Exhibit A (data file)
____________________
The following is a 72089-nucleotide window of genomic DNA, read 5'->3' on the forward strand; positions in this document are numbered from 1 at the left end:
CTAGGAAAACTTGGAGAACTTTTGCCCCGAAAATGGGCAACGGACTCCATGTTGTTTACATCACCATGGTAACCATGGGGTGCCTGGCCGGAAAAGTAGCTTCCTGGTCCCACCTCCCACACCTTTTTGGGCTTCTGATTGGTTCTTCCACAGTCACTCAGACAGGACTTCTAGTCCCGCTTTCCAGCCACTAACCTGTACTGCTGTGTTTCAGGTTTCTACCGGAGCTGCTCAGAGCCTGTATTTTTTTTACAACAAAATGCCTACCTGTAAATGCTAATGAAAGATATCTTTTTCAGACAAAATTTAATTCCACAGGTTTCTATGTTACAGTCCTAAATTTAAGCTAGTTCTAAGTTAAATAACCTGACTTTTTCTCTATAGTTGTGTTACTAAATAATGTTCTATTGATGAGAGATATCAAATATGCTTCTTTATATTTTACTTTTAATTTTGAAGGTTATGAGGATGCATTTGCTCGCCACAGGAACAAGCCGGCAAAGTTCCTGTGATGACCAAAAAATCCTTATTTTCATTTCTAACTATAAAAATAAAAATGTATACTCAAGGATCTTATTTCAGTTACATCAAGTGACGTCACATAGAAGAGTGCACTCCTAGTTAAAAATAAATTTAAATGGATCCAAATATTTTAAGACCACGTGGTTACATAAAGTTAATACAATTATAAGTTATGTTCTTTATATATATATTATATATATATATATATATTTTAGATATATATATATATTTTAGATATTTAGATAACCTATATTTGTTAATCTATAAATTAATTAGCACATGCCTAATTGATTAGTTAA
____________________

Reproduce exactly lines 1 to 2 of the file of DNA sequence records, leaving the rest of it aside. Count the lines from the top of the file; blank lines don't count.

The following is a 72089-nucleotide window of genomic DNA, read 5'->3' on the forward strand; positions in this document are numbered from 1 at the left end:
CTAGGAAAACTTGGAGAACTTTTGCCCCGAAAATGGGCAACGGACTCCATGTTGTTTACATCACCATGGTAACCATGGGGTGCCTGGCCGGAAAAGTAGCTTCCTGGTCCCACCTCCCACACCTTTTTGGGCTTCTGATTGGTTCTTCCACAGTCACTCAGACAGGACTTCTAGTCCCGCTTTCCAGCCACTAACCTGTACTGCTGTGTTTCAGGTTTCTACCGGAGCTGCTCAGAGCCTGTATTTTTTTTACAACAAAATGCCTACCTGTAAATGCTAATGAAAGATATCTTTTTCAGACAAAATTTAATTCCACAGGTTTCTATGTTACAGTCCTAAATTTAAGCTAGTTCTAAGTTAAATAACCTGACTTTTTCTCTATAGTTGTGTTACTAAATAATGTTCTATTGATGAGAGATATCAAATATGCTTCTTTATATTTTACTTTTAATTTTGAAGGTTATGAGGATGCATTTGCTCGCCACAGGAACAAGCCGGCAAAGTTCCTGTGATGACCAAAAAATCCTTATTTTCATTTCTAACTATAAAAATAAAAATGTATACTCAAGGATCTTATTTCAGTTACATCAAGTGACGTCACATAGAAGAGTGCACTCCTAGTTAAAAATAAATTTAAATGGATCCAAATATTTTAAGACCACGTGGTTACATAAAGTTAATACAATTATAAGTTATGTTCTTTATATATATATTATATATATATATATATATTTTAGATATATATATATATTTTAGATATTTAGATAACCTATATTTGTTAATCTATAAATTAATTAGCACATGCCTAATTGATTAGTTAA